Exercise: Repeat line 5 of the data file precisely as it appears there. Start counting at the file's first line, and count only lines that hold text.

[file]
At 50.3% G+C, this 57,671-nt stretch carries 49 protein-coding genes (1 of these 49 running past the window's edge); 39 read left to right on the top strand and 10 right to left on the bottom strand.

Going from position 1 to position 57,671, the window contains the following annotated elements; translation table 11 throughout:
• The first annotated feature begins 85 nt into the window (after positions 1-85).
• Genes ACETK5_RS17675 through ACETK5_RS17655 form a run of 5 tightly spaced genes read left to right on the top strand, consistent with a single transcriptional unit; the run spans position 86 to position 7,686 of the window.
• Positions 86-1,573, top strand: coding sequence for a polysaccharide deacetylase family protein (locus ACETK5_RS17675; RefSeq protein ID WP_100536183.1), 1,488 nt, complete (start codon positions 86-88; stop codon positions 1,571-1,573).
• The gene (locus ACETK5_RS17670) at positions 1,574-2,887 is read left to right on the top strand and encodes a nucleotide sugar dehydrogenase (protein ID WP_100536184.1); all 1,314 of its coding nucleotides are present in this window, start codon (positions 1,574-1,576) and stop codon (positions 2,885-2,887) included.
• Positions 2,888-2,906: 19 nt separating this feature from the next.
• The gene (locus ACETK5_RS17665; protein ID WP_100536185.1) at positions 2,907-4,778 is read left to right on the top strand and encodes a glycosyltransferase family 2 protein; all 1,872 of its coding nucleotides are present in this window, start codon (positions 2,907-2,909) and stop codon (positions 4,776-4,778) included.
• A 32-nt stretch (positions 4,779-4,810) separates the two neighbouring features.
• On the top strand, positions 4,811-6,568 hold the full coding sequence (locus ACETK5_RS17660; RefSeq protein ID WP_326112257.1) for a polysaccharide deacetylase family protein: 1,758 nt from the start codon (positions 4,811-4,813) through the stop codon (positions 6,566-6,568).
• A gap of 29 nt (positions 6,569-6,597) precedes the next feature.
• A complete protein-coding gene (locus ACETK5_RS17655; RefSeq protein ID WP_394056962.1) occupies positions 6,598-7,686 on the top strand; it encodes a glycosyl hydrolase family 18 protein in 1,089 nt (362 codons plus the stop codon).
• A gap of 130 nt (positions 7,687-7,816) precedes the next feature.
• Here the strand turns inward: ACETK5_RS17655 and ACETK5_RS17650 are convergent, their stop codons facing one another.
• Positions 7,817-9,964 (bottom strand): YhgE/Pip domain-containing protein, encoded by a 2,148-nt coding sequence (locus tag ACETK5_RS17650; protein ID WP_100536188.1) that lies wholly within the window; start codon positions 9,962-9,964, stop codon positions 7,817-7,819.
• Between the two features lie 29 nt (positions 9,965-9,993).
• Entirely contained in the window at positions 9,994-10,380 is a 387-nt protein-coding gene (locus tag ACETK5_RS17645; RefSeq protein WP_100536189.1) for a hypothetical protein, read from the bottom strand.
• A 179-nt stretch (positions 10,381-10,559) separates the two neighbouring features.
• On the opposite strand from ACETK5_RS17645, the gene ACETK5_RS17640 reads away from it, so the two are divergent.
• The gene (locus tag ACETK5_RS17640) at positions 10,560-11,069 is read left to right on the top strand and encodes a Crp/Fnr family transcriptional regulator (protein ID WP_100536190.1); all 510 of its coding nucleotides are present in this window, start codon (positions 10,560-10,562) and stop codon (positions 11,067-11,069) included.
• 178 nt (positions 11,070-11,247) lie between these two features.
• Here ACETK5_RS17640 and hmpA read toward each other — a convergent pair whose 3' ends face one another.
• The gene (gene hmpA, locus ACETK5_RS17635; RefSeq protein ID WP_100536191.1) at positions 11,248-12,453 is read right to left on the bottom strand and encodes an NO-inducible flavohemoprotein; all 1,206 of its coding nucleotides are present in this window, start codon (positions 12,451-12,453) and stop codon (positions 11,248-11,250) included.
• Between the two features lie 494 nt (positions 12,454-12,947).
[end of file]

• Positions 86-1,573, top strand: coding sequence for a polysaccharide deacetylase family protein (locus ACETK5_RS17675; RefSeq protein ID WP_100536183.1), 1,488 nt, complete (start codon positions 86-88; stop codon positions 1,571-1,573).